Recent Updates from the Manitoba Field Office

21 hours 38 min ago
Feedback from the public town hall organized by NGOs to talk about Manitoba’s Climate and Green Discussion Paper On November 28, 2017, a public town hall meeting to talk about Manitoba’s Climate and Green Discussion Paper was hosted by Green Action Centre, Wilderness Committee, Climate Change Connection, Manitoba Eco-Network, Manitoba Wildlands, Manitoba Energy Justice Coalition, and Prairie Climate Centre. After brief presentations, attendees broke out into roundtable discussions based on the four pillars the Manitoba government is looking at: Climate, Water, Nature, and Jobs. We recorded notes as conversations ensued at each table, in order to submit feedback to government on this discussion paper. To further engage the public in a “...
22 hours 28 min ago
Manitoba’s Climate and Green Discussion Paper needs more nature   As the provincial government rolls out legislation and discusses their climate and green initiatives, we need to ensure that nature protection is at the heart of environmental actions.  Manitoba released their Climate and Green Discussion Paper at the end of October this year, a lengthy 60-page document touching on an incredible 109 different policy ideas, proposals and commitments. While it has some good points in it, it misses some needed policy. Read on to see some of the highs and lows and what you need to do now to direct the government’s policy.   The government's deadline for feedback is Dec. 22, so we’ve put together this letter writing tool ...
3 weeks 6 days ago
The government has proposed to make Manitoba the “cleanest, greenest and most climate-resilient province.”  What does that really mean? How do we protect our environment, use carbon tax revenue and move to a low carbon future? Join leading local experts to talk about the government’s plan. Where: The University of Winnipeg Convocation HallSecond Floor of Wesley Hall515 Portage Ave. Winnipeg, MBWhen: Meet and Greet from 6-7 PMPresentations and Town Hall 7-9 PM Co-Hosts:Wilderness CommitteeManitoba Eco-NetworkClimate Change ConnectionPrairie Climate CentreManitoba Energy Justice CoalitionGreen Action CentreManitoba Wildlands For more information contact (204) 942-9292 or email us at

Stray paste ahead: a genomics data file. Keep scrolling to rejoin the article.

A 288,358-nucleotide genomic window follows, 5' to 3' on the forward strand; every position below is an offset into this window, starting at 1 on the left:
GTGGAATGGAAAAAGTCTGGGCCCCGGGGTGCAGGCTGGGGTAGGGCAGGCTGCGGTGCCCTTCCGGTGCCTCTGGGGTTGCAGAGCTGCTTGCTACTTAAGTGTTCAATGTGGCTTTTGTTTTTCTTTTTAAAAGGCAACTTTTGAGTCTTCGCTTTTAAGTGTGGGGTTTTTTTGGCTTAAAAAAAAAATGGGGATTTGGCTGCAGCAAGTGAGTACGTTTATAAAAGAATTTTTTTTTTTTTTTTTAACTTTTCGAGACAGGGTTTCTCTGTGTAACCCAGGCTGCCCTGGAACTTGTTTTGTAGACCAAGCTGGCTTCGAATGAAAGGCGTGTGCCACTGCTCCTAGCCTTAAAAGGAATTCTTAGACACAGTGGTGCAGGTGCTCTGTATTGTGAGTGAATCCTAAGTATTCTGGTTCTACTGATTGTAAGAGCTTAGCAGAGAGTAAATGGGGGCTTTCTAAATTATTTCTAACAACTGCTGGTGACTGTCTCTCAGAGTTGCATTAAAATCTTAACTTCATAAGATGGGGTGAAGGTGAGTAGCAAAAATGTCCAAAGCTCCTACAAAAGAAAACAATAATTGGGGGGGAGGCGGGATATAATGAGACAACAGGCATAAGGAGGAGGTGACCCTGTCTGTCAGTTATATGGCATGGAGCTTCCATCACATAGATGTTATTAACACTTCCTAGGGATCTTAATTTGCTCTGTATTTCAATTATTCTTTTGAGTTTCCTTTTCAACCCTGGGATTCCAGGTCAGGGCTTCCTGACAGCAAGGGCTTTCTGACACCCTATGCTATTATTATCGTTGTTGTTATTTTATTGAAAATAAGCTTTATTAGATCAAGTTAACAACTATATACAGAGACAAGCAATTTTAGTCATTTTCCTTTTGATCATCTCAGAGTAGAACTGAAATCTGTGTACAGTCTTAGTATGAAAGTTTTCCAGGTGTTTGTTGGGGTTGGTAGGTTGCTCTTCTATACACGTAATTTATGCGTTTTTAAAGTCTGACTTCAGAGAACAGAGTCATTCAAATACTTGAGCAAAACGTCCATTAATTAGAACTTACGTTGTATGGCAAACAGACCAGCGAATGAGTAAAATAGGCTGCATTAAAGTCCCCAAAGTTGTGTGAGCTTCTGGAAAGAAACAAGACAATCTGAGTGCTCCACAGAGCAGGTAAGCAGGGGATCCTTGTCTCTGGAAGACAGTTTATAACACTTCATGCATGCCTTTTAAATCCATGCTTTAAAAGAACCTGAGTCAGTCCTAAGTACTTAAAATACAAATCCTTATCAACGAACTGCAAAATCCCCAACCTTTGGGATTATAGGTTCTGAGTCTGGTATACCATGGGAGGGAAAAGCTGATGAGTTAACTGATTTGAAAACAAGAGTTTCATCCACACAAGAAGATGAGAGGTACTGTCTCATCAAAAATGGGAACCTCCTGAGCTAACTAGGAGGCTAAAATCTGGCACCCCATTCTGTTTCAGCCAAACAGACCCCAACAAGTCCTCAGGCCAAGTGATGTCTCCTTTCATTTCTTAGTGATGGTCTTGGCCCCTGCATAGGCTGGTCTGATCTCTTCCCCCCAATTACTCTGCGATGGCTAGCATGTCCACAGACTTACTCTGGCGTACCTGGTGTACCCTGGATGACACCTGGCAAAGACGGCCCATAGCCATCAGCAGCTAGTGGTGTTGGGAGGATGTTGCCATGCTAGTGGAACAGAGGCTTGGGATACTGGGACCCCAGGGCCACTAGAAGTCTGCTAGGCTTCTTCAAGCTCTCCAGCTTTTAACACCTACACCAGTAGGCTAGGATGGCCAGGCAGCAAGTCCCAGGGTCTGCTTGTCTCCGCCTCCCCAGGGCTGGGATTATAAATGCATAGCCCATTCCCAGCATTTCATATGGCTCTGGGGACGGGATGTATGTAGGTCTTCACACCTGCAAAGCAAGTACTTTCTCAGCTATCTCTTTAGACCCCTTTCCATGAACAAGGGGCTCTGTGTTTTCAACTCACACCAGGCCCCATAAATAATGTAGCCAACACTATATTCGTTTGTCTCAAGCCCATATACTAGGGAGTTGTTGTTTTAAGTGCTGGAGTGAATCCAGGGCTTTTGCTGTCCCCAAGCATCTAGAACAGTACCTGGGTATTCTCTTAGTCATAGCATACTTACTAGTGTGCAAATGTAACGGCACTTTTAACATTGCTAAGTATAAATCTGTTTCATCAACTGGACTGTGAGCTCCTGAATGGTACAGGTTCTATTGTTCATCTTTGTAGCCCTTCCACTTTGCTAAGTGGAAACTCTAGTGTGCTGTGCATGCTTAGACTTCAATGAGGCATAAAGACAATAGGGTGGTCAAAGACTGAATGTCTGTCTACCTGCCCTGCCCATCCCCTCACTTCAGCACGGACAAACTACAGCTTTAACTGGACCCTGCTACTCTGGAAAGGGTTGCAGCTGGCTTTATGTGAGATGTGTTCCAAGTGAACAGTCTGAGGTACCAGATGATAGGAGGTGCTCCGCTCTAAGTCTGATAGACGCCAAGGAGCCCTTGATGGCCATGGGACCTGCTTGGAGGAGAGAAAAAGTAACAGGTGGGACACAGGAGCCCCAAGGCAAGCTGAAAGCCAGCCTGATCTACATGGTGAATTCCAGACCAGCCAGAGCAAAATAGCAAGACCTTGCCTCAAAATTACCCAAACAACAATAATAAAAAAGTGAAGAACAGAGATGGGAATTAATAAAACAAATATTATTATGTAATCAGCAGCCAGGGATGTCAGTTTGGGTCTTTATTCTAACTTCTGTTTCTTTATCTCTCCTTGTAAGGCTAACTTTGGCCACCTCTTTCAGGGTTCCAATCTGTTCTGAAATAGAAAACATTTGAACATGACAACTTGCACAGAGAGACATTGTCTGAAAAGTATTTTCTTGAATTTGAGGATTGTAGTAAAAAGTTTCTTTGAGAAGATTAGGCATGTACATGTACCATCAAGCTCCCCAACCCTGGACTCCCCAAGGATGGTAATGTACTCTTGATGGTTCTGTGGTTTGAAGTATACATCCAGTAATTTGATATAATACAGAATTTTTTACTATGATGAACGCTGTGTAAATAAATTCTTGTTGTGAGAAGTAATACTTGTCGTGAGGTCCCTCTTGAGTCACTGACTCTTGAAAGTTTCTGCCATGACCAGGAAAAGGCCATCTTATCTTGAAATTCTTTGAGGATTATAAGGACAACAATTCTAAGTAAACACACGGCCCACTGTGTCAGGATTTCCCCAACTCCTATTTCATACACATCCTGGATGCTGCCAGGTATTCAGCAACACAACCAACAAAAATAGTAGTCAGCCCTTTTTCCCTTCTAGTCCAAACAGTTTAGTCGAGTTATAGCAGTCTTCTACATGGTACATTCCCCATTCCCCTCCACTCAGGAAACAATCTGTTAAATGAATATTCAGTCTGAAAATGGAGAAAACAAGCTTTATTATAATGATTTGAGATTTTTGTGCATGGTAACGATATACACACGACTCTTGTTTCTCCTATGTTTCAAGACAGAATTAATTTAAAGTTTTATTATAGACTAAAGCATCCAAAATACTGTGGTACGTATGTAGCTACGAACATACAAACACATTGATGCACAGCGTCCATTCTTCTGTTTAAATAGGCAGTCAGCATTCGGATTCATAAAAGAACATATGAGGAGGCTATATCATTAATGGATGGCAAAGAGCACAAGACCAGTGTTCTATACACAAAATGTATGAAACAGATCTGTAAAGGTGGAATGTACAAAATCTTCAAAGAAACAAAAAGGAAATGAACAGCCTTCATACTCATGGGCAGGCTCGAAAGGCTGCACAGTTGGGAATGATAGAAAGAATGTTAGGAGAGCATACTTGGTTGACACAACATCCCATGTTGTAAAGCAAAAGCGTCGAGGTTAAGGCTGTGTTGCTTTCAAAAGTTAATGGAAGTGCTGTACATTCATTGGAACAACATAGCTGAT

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Manitoba Field Office

Welcome to the Wilderness Committee's Manitoba Field Office. The Wilderness Committee is Canada's people-powered, citizen-funded wilderness protection group. We are hard at work on the ground in Manitoba. We’ve helped gain protection for over 50 major wilderness areas in Canada, including millions of hectares of critical wildlife habitats, and some of the world’s last large tracts of old-growth temperate rainforest and boreal forest. Through public education, grassroots mobilization, and strategic research, we are working on protecting the wild spaces and species in the province to ensure a healthy future for all Manitobans. We encourage you to join us in our work.  To sign up for email action alerts and campaign updates from the Manitoba office, please complete the full form below: Charitable Registration # 11929-3009-RR0001

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Stretching from the east side of Manitoba’s Lake Winnipeg far into the province of Ontario is one of the greatest natural areas left on earth. The Heart of the Boreal is a vast wilderness filled with jack pine-covered granite ridges, black spruce and tamarack lowlands, and more lakes than you can imagine.

Manitobans are fortunate to still have vast expanses of intact, representative ecosystems within our province. These wild lands provide ecosystem services – byproducts of healthy and natural wild areas – to maintain our own health through clean air and clean water.

The vast expanse of Hudson Bay splits the center of Canada’s north country, allowing access to the Arctic Ocean. Here the remote shoreline – inaccessible from southern roads – is barren and wild, with sparse and stunted trees dotting the tundra. A hardy menagerie of animals make this habitat their home: arctic fox and muskox, polar bears and caribou, beluga whales and ring seals, Ross’ gulls and short-eared owls.

Manitoba’s provincial parks are home to remote sparkling lakes, clear rivers, sandy beaches and wild boreal forests. You can hike through natural grasslands in Spruce Woods, relax on the sand at Grand Beach, cross-country ski at Duck Mountain, spot rare orchids in Nopiming, or paddle down world-famous canoeing rivers in Atikaki.

In October 2014, TransCanada Pipelines Ltd. filed a formal application with the National Energy Board (NEB) to build the Energy East pipeline – a 4,600-kilometre pipeline from Alberta to Quebec and New Brunswick intended to transport diluted bitumen from the tar sands.

Canadians are increasingly aware of the severe environmental issues associated with peat. For centuries peat was used as a source of fuel, and in modern times it is commonly used as a growing medium in amateur gardening. Unfortunately, peat mining is an incredibly destructive and unnecessary industry.

The north is often symbolized by caribou. School children even know of the massive herds made up of thousands of barren ground caribou migrating across the open tundra. The caribou is one of those iconic species, featured prominently on Canada’s 25-cent coin.

The Wilderness Committee has worked on boreal forest research and protection for decades. We were inspired to take action because the boreal forest makes up over half of Canada, is threatened on multiple levels by numerous industrial activities such as the tar sands, and has many wildlife and plants that are declining.

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Manitoba’s Climate and Green Discussion Paper Needs More Nature

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Wednesday, December 6, 2017 (All day)
The Manitoban
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